It was an eventful year – later that year, the curate writes about an earthquake that was felt locally: Memorandum of an Earthquake. On Wednesday Nov. 18th 1795 (being in Alrewas Wake Week) about twenty minutes after eleven o Clock at Night, the inhabitants of this Parish of Alrewas, and neighbourhood, were alarmed by a slight shock of an Earthquake. Persons who were in bed were sensible of it as well as those who were up: the former all describe it as seeming to heave up the bed and shake the curtains. It lasted about two seconds and was attended with a small rumbling noise. The day had been very stormy, but the evening had been uncommonly still. The Barometer stood at 28.7 and the Thermometer at 49. The Shock was felt at Coventry and its Neighbourhood, and likewise in most parts of England, at the same time.
The next entry in the register reads: Patience, spurious Daughter of Elizabeth Brown, of Alrewas, was baptised. Spurious is an archaic term for illegitimate.
Reverend Edmonds also provides detailed notes on the rising prices of corn, wheat, barley, mutton and wool. He describes riots in various cities due to the price or shortage of various foodstuffs. The entry for Monday July 27th 1795 reads: A Tumult or Riot was nearly effected at Alrewas Mill, owing to the great Scarcity of Corn, Flour, and Bread. The Staffordshire Cavalry were sent for and by their timely Arrival, Tranquillity was restored. . . His Majesty King George the 3rd, All the Nobility, Bishops & Gentry have resolved through the present scarcity of corn to use no Bread in their families, but the Standard Bread.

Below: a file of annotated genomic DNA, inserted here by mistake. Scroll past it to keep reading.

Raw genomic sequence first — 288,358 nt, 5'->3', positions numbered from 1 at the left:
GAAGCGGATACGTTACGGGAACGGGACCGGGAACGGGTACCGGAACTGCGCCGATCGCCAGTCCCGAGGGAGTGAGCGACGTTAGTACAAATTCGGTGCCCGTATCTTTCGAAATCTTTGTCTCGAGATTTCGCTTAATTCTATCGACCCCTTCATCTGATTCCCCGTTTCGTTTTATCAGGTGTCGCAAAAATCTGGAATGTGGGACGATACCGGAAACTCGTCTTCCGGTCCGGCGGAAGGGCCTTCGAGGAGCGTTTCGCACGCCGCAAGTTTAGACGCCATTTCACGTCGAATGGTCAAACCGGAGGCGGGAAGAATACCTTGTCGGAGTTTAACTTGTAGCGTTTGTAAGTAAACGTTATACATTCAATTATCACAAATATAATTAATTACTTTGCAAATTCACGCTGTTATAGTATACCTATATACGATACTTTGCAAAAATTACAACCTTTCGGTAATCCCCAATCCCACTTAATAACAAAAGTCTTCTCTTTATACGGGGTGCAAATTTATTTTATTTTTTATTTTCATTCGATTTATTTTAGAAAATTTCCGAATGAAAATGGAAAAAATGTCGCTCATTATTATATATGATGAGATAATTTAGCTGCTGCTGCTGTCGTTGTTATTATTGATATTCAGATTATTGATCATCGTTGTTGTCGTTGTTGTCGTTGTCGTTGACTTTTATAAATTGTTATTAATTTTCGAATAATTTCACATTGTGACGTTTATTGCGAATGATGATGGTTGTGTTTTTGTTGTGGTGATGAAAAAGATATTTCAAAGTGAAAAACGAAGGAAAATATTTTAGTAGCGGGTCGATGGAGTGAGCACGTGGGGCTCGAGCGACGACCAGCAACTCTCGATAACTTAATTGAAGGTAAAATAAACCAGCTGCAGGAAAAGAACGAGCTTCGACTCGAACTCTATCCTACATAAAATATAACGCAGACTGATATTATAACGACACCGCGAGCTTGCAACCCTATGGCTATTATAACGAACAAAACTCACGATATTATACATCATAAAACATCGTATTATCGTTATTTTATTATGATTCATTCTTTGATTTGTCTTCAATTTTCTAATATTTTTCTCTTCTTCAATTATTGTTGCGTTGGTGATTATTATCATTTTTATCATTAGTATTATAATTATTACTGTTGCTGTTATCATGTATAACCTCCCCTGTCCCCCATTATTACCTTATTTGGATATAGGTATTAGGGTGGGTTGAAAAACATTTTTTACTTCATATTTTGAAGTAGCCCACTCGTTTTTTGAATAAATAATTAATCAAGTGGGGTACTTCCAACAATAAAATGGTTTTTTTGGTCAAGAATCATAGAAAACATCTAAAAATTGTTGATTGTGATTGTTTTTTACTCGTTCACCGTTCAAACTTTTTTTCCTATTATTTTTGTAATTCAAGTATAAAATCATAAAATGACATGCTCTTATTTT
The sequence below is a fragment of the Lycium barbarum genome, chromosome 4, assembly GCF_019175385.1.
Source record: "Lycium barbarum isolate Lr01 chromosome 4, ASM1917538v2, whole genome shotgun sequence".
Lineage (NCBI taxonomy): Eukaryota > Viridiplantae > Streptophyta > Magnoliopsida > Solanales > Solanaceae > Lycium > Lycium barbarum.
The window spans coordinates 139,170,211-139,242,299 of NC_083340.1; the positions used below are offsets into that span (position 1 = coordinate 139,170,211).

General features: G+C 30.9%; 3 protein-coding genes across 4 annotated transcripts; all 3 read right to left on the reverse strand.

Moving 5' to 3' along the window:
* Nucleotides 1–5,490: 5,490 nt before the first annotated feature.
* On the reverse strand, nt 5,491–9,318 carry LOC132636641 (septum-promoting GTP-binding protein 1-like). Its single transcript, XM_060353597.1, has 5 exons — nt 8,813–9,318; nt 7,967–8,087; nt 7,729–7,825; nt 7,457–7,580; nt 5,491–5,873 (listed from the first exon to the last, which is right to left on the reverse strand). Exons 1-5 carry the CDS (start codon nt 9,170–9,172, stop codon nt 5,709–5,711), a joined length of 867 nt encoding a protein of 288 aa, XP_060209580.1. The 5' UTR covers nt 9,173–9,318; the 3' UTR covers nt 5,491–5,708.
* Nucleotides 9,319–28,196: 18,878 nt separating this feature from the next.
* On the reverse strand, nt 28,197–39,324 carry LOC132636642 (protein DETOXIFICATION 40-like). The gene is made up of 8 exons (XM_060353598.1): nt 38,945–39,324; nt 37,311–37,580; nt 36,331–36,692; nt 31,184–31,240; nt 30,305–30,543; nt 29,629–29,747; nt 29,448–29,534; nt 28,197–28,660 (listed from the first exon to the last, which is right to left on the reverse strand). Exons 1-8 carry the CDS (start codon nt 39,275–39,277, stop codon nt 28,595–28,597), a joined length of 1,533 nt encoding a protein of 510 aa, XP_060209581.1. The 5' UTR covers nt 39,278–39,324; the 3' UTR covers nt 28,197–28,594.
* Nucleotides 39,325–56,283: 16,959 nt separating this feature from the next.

Reverend Edmonds offers his own explanations for the events: Great Quantities of Grain imported from various parts abroad, by Governments. A principal Cause of the present high price of Provisions of every sort is owing to . . . an illegal practice of avaricious men, not from a real scarcity of Provisions.
These were the Bread Riots of the late 18th century in England. A bad harvest in 1794 and industrial layoffs the following year, combined with disrupted grain imports due to the war with France, led to food shortages. Around this time, households of ordinary people spent half to two-thirds of their income on food, leaving them extremely vulnerable to rising food prices. During the riots, crowds confronted merchants, millers, bakers, and local authorities to demand the provisions they needed to survive.